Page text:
|The Sacrifice Fly|
By John Schwartz
The sacrifice fly was a part of major league baseball, off and on, for 36 of the 65 seasons before 1954, when it became, for the first time, a separate item in the official statistics. It has had a very checkered history and the reader may have trouble understanding or even following the various changes.
In 1889 the entry "sacrifice hit" first appeared in baseball box scores. During the 1889-1893 seasons, players received credit for advancing baserunners on bunts, ground outs and fly balls. Batters were not exempted from an official team at bat when credited with a sacrifice.
In 1894, sacrifices were limited to bunts, and a batter was not charged with a time at bat when he was credited with a sacrifice hit, as is the case today, the sacrifice fly rule did not return to the game until the 1908 season. The rule instituted in that year credited a batter with a sacrifice fly if a baserunner scored after the catch. A batter was not charged with a time at bat, but his sacrifice bunts and sacrifice flies were not separated in the official statistics. This rule was in effect until 1925.
Beginning with the 1926 season, a more liberal version of the sacrifice fly rule was instituted. The basic provision was that any players who hit fly balls advancing runners to second and third were credited with sacrifices; no time at bat was charged for a sacrifice. After the 1930 season, during which the collective batting average of the major leagues exceeded .290, the sacrifice fly rule was eliminated. John B. Foster, the editor of the 1931 Spalding Official Baseball Guide, in discussing several rule changes made that winter, commented:
Last, but by no means least, the sacrifice fly was wiped out of the
game. Argument over this play has been interminable, and always
could be, but the Rules Committee wisely concluded that a sacrifice
meant something more than swinging for a home run and knocking
a fly long enough to permit a runner to score from third. The batter
undoubtedly might mean to bat the long fly, but he would not
decline a home run if he could get one, and batting home runs
hardly comes under the category of sacrifices.
The elimination of the sacrifice fly rule reduced the number of sacrifices from 1317 in 1930 to 789 in 1931 in the National League, and from 1283 to 650 for the same two seasons in the American League. In 1939 the scoring sacrifice fly, exempting a batter from a time at bat when a runner scored after the putout on a fly ball, was restored to the game. This lasted for a single season. In 1940, the sacrifice fly rule was once again removed from the rule book. In 1938, there were 681 sacrifices in the AL, and 673 in the NL. In 1939, the AL total (bunts+flies) jumped to 1056, and the NL recorded 1137. In 1940, with only the bunt rule in effect once again, there were 608 sacrifices in the AL and 658 in the NL.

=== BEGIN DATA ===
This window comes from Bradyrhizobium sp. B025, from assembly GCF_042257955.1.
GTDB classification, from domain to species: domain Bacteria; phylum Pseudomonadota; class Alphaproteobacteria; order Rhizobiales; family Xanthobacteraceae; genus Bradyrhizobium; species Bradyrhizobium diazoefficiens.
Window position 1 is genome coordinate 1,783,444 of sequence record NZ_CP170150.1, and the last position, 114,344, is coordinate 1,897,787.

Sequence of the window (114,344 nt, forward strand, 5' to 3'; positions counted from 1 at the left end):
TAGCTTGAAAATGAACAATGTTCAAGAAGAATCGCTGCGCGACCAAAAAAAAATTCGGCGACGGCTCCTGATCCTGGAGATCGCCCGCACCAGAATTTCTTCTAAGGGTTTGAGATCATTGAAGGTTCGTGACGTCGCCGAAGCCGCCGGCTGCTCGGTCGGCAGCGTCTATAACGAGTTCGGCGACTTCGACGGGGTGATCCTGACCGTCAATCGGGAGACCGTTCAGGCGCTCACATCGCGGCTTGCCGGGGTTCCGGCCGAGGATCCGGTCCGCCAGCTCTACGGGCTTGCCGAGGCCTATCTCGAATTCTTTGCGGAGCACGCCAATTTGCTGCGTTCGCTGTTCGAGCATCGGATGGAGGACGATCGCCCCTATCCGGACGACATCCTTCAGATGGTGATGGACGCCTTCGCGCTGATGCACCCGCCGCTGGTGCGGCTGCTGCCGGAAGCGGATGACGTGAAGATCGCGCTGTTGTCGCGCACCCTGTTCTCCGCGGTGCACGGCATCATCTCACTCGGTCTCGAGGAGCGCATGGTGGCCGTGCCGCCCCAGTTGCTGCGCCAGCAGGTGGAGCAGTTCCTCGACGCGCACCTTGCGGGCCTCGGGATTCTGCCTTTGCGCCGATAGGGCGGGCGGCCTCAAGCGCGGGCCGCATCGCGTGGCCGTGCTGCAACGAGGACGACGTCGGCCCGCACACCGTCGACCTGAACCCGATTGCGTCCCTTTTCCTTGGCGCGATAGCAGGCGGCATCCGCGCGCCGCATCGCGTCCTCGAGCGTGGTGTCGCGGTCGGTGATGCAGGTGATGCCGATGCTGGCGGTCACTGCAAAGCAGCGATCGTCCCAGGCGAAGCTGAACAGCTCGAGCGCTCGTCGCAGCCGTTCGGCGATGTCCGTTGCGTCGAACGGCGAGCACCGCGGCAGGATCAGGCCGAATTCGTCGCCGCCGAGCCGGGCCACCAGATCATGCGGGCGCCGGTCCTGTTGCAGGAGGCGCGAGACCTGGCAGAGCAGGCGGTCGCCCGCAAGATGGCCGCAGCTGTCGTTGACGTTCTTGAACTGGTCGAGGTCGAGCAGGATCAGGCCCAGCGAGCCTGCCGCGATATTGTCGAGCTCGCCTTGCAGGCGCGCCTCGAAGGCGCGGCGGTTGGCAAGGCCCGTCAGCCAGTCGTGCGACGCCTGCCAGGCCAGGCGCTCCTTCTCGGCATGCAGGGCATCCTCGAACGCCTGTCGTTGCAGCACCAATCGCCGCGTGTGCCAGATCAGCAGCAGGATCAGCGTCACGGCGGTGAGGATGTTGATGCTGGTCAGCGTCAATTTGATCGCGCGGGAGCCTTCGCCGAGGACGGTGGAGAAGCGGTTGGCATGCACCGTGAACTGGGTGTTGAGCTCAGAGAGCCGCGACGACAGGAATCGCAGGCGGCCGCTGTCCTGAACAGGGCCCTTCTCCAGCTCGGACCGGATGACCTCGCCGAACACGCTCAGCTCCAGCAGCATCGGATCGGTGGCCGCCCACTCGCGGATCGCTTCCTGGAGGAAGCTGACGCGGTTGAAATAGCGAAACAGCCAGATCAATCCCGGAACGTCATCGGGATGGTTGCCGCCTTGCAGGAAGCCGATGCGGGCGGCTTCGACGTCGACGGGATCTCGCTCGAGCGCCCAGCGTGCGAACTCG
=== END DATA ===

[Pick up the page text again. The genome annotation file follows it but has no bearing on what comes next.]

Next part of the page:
The next chapter in the sacrifice fly story occurred after the 1953 season. As reported in The Sporting News:
When the rules committee, at its meetings in New York, November
2 and 3, restored the sacrifice fly, the group eliminated an inequity
in the code that never should have been permitted.
There is no adequate reason why a batter who drives in a run with a
long fly that sends a fielder back to the wall should be charged with
a time at bat, while another who dumps a dinky bunt into the in-
field to score a runner should have the time at bat eliminated.
The sacrifice fly rule has remained unchanged to the present day. There is still some uneasiness about the sacrifice fly in the minds of rule makers. This is reflected in Rule 10.24, (a) and (b). A sacrifice fly is treated as if it were a hitless official time at bat with respect to consecutive hitting streaks and consecutive-game hitting streaks. This is not the case for the other four categories of plate appearances - bases on balls, hit batsmen, defensive interference, and sacrifice bunts - that are not charged as official at bats.
Beginning with the 1954 averages, sacrifice bunts and sacrifice flies were listed separately in the official averages (AL pitching statistics did not separate SF from SH yielded until 1955). For this reason, most of the statistical information on sacrifice flies is restricted to the 1954-80 period. Some research has been done on earlier seasons; for example, SABR member Pete Palmer has determined that the three sacrifices credited to Ted Williams in 1939 were all SF. The Sporting News Record Book lists Pie Traynor of Pittsburgh with 31 SF in 1928 under the rule crediting a batter with a sacrifice for advancing a baserunner on a fly ball; Charles (Chick) Gandil of Washington and Sam Crawford of Detroit, both with 16 scoring SF in 1914, as the American League record holders for right- and left-handed batters respectively for SF in one season; and four batters, including two from before 1 954, with three scoring sacrifice flies in a single game: Harry Steinfeldt, CHI N, S MAY 1909; Bob Meusel, NY A, 15 SEP 1926; Ernie Banks, CHI N, 2 JUN 1961, in a night game; and Russ Nixon, BOS A, 31 AUG 1965, 2nd game.
There have been 24,162 sacrifice flies in the major leagues in the seasons from 1954 to 1980, 12,523 (51.8%) in the AL and 11,639 (48.2%) in the NL. One out of every 143 major league plate appearances (0.7%) results in a SF. This ratio is 1/140 for the AL and 1/146 for the NL. The major league batting average, 1954-80, was .2544. If the sacrifice fly rule were not in effect, it would have been .2524. Thus the SF rule has had the effect of raising major league batting two percentage points.